A report released by the People’s Bank of China, the country’s central bank, stated that in the first quarter, the RMB internationalization index increased by 10.2 percent year-on-year to 3.26. Major international currencies like the US dollar and euro are all valued much higher than the RMB, with their index standing at 57.68 and 22.27, respectively.
This shows that there is still a significant gap in the level of RMB internationalization compared to other major international currencies, indicating that there is still a long way to go before the RMB is truly deemed as internationalized.
Making the best of both domestic and international markets and resources, actively participating in global economic and financial governance, and strengthening coordination of macroeconomic policies among major economies are all necessary steps to strike a delicate balance between increasing openness and preventing and controlling risks.
In order to effectively manage financial risk levels, it is imperative to continuously improve the management of cross-border capital flows as well as the response protocols to deal with internal and external shocks. This is contingent upon the promotion of high-level financial liberalization.
Financial innovation should be fully leveraged to develop a database system and strengthen the payment and clearing systems, so as to bridge the gaps in financial infrastructure and help China play an active role in global financial and digital governance. Meanwhile, financial supervision should be strengthened under the current financial regulatory framework.
In particular, efforts to deepen supply-side structural reform in the financial sector should be high on the work agenda so as to better underpin the real economy and prevent and resolve financial risks.
It is essential to enhance the multilevel financial market system, fortify the foundational framework and workings of the financial market, optimize the financial institution system, refine the modern financial enterprise system with Chinese characteristics, and push forward the opening-up of capital projects of high quality in a well-paced manner.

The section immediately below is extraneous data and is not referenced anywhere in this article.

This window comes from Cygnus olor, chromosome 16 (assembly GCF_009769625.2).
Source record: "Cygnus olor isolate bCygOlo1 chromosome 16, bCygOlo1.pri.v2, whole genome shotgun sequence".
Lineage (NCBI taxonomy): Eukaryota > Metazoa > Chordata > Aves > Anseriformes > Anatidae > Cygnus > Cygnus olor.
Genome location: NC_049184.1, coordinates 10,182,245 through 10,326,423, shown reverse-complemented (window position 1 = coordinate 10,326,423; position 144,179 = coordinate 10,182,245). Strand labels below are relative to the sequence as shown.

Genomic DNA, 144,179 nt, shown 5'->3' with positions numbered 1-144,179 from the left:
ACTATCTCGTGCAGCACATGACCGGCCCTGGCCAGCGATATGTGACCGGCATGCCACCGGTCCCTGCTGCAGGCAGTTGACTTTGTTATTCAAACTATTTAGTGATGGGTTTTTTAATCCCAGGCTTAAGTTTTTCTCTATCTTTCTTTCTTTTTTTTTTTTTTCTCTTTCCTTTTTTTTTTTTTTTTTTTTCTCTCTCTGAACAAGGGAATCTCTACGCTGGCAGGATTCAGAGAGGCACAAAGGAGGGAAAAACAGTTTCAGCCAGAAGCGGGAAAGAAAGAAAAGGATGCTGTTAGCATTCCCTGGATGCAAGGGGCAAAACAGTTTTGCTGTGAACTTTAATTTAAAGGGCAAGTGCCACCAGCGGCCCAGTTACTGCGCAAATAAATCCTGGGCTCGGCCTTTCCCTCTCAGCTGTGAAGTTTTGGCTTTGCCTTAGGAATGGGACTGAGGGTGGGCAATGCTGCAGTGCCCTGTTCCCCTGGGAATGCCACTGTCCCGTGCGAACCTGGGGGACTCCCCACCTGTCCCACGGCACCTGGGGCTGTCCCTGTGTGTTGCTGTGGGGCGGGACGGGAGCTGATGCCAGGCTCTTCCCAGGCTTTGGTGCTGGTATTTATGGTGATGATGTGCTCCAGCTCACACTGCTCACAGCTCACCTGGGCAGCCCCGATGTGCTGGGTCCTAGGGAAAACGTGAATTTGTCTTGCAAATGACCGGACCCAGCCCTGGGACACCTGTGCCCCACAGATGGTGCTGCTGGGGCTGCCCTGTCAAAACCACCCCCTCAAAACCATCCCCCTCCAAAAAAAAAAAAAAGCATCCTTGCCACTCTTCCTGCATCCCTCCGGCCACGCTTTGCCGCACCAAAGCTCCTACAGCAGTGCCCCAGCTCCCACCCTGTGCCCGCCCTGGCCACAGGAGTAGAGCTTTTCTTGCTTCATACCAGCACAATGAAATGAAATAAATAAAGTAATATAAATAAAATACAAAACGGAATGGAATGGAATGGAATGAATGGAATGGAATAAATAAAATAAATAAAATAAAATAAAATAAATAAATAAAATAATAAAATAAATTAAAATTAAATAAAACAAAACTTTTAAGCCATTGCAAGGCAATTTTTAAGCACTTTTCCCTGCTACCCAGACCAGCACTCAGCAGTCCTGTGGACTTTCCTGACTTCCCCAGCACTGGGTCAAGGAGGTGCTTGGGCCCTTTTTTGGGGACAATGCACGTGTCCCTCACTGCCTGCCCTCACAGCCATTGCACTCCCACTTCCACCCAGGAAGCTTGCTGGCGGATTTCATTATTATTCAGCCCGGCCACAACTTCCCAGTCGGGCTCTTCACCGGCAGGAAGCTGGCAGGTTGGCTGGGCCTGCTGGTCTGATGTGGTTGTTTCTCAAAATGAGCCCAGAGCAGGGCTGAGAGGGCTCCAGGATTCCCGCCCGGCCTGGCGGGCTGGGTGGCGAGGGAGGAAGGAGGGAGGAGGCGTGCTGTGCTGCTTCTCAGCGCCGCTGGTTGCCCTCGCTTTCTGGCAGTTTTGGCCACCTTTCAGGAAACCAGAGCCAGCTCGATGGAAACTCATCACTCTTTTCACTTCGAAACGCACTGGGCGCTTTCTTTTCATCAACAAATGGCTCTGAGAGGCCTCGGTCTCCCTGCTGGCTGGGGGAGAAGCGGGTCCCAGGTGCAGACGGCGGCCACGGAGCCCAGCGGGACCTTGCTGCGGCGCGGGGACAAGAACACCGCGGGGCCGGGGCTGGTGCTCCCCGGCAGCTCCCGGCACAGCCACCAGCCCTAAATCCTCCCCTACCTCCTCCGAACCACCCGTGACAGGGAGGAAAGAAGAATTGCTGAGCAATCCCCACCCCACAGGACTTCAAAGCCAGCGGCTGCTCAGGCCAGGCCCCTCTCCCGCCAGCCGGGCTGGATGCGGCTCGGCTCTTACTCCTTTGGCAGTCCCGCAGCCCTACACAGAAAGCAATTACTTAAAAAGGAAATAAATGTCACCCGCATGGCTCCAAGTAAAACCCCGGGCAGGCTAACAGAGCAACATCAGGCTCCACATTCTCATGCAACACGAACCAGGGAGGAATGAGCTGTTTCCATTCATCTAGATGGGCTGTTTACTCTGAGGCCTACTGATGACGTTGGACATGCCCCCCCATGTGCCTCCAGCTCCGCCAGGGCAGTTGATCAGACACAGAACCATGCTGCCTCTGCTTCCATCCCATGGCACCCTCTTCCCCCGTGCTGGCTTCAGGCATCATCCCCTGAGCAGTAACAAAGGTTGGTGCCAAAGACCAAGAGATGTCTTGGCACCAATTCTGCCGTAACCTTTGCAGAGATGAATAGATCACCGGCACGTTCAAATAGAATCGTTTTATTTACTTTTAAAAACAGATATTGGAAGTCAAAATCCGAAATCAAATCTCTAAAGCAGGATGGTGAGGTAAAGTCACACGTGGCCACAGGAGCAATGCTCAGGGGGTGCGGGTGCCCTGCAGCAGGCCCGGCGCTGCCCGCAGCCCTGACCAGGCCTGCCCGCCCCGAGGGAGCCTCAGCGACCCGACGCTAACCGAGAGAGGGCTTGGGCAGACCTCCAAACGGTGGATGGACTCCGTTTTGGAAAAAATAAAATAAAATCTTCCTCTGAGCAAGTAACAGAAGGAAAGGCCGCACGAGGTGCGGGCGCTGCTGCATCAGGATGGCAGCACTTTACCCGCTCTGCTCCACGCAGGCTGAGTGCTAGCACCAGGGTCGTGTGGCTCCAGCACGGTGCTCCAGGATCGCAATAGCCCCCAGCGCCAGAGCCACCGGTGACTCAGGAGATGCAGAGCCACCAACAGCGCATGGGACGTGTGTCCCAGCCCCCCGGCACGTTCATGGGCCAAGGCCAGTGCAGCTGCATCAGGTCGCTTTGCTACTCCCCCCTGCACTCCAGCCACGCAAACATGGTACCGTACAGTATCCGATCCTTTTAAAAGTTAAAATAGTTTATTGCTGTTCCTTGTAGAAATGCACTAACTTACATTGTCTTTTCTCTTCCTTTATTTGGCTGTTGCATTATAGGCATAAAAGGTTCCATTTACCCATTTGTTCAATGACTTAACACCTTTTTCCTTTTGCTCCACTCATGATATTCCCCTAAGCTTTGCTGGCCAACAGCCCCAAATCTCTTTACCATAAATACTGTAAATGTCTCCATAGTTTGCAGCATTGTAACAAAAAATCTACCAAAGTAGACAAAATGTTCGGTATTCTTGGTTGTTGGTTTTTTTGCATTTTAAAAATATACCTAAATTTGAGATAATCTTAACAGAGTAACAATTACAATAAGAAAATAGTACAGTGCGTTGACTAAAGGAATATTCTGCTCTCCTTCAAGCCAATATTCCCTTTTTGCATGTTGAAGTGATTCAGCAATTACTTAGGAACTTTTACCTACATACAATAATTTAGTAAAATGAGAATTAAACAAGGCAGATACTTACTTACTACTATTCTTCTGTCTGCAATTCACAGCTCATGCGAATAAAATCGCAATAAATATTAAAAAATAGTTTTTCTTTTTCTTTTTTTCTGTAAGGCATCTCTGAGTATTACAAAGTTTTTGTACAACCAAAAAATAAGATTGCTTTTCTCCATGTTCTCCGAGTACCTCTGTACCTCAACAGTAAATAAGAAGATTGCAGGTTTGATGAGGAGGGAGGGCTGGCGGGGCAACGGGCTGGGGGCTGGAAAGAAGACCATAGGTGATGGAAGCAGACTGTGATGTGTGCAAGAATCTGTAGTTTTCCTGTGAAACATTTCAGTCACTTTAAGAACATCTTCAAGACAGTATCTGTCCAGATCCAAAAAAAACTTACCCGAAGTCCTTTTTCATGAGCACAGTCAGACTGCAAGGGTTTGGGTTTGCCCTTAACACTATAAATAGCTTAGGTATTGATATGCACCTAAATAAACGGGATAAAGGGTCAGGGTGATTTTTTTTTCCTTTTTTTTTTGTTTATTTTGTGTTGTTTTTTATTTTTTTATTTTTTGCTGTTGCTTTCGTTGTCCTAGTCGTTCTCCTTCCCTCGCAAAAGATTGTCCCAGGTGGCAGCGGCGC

Moreover, in line with the RMB internationalization process, it is imperative to support the development of a higher-level policy framework for integrated local and foreign currency pooling, as well as to improve the unified management, expansion and upgrading of this practice.
In an effort to maintain a stable foreign exchange market, the importance of further refining its market-driven exchange rate formation mechanism must be emphasized, to ensure that market supply and demand play a decisive role in determining the exchange rate.
Meanwhile, comprehensive measures will be implemented to anchor market expectations and prevent excessive fluctuations in the forex market.
Institutional opening-up of the domestic financial market in terms of rules, regulations, management and standards must be gradually scaled up to better align with international standards.
The current management model of pre-establishment national treatment and negative lists should be further enhanced, and the arrangements for policies pertaining to foreign-funded financial institutions should be optimized upon their entry into the Chinese market.
The above measures will help maintain the continuity and stability of openness, foster a stable, transparent and predictable policy environment for foreign investment, and attract foreign financial institutions and long-term capital to China.
In order to better serve the real economy, efforts are required to strengthen the provision of quality financial services and establish a service network covering countries involved in the Belt and Road Initiative.
To further support China’s going-global initiative and the BRI, the RMB internationalization should take advantage of the opportunities presented by the multipolar development of the international monetary system.
To improve Shanghai’s international financial center’s competitiveness and influence, concrete actions need to be implemented. Meanwhile, measures to strengthen and solidify Hong Kong’s standing as a global financial hub should be taken to increase the connectivity of the Hong Kong and Chinese mainland financial markets.
The views do not necessarily reflect those of China Daily.
Guan Tao is global chief economist at BOC International. Yin Gaofeng is a postdoctoral fellow at the School of Economics and Management, which is part of Beihang University.